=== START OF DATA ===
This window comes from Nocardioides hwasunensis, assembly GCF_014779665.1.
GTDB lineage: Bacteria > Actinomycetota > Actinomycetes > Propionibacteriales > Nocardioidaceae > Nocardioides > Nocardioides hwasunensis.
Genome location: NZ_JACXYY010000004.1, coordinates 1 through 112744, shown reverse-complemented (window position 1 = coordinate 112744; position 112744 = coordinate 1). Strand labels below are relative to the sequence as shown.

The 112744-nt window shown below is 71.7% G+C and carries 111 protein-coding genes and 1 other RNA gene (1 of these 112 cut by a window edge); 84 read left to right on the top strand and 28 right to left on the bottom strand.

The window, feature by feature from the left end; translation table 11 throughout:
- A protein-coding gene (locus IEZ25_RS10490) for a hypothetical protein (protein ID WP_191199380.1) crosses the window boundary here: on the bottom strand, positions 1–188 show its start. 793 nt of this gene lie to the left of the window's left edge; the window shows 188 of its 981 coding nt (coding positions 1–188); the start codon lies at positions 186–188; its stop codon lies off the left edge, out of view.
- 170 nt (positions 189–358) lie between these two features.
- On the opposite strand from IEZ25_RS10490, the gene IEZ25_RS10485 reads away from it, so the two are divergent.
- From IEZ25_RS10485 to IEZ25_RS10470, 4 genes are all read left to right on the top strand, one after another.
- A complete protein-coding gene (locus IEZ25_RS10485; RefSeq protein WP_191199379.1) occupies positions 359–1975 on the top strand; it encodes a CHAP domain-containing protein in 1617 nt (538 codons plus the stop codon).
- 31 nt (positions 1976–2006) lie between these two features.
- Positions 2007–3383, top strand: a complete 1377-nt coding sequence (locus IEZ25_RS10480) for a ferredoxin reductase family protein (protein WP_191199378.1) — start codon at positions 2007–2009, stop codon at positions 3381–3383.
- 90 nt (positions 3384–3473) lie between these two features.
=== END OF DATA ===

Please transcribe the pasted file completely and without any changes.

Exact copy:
This window comes from Nocardioides hwasunensis, assembly GCF_014779665.1.
GTDB lineage: Bacteria > Actinomycetota > Actinomycetes > Propionibacteriales > Nocardioidaceae > Nocardioides > Nocardioides hwasunensis.
Genome location: NZ_JACXYY010000004.1, coordinates 1 through 112744, shown reverse-complemented (window position 1 = coordinate 112744; position 112744 = coordinate 1). Strand labels below are relative to the sequence as shown.

The 112744-nt window shown below is 71.7% G+C and carries 111 protein-coding genes and 1 other RNA gene (1 of these 112 cut by a window edge); 84 read left to right on the top strand and 28 right to left on the bottom strand.

The window, feature by feature from the left end; translation table 11 throughout:
- A protein-coding gene (locus IEZ25_RS10490) for a hypothetical protein (protein ID WP_191199380.1) crosses the window boundary here: on the bottom strand, positions 1–188 show its start. 793 nt of this gene lie to the left of the window's left edge; the window shows 188 of its 981 coding nt (coding positions 1–188); the start codon lies at positions 186–188; its stop codon lies off the left edge, out of view.
- 170 nt (positions 189–358) lie between these two features.
- On the opposite strand from IEZ25_RS10490, the gene IEZ25_RS10485 reads away from it, so the two are divergent.
- From IEZ25_RS10485 to IEZ25_RS10470, 4 genes are all read left to right on the top strand, one after another.
- A complete protein-coding gene (locus IEZ25_RS10485; RefSeq protein WP_191199379.1) occupies positions 359–1975 on the top strand; it encodes a CHAP domain-containing protein in 1617 nt (538 codons plus the stop codon).
- 31 nt (positions 1976–2006) lie between these two features.
- Positions 2007–3383, top strand: a complete 1377-nt coding sequence (locus IEZ25_RS10480) for a ferredoxin reductase family protein (protein WP_191199378.1) — start codon at positions 2007–2009, stop codon at positions 3381–3383.
- 90 nt (positions 3384–3473) lie between these two features.